The phone will try to register, but for now it will fail.

Get the Software

AAH can be downloaded from  Download the basic ISO file, and burn it to a CD as a bootable volume (exercise left to reader).

Load AAH

This is going to reformat your hard disk and load everything from the operating system on up, so make sure there is nothing on the hard drive that you want to save. 
Boot your machine from the CD.  When it prompts, type ENTER.  Then wait as everything loads and compiles.  This could take 30 minutes or more, depending on how fast your computer, hard drive, and CDROM are.  At the end, it ejects the CD and reboots from the hard drive. 
The initial login is:

username: root
password: password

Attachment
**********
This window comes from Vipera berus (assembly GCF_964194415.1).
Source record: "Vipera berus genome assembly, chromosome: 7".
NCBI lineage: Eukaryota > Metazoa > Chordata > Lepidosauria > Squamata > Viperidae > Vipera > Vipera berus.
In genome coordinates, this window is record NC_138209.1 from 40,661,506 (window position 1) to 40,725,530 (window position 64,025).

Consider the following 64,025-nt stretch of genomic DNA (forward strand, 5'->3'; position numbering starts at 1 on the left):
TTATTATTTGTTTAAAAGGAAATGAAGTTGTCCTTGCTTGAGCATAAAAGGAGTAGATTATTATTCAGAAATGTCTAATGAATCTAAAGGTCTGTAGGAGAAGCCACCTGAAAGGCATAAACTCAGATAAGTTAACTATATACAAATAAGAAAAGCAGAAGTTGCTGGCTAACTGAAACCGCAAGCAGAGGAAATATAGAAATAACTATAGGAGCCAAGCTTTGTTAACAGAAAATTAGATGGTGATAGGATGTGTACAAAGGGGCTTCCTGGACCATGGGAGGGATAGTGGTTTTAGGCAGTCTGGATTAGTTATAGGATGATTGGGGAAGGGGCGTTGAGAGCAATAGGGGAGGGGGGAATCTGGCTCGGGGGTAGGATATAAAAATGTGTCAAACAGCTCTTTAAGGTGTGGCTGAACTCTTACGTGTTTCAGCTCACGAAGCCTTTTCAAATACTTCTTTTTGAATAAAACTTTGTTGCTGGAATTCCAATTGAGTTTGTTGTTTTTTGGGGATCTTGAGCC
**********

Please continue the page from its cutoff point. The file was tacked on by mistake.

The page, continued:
Set Up Networking

The machine probably got an IP address from DHCP, but it is not what you want.  Log in as root and run:

It will display setup information.  You should enter the following:

IP address:
DNS Server:

OK these changes, then reboot the machine to make them take effect.

After reboot, long in once more.  You need to add the BroadVoice server IP address to /etc/hosts.
Edit /etc/hosts, and add the following line at the end:

Here the IP address was the one obtained when signing up with BroadVoice.

Once this is done, you can do the rest of the configuration through the web.

Browse To AMP

From your web browser, go to  You should see the following:
Select “Asterisk Management Portal.”  Log in as follows:

username: maint
password: password

Now you should be at the AMP main screen.
Click on “Setup” to bring you to the main setup screen.

Set Up BroadVoice Trunk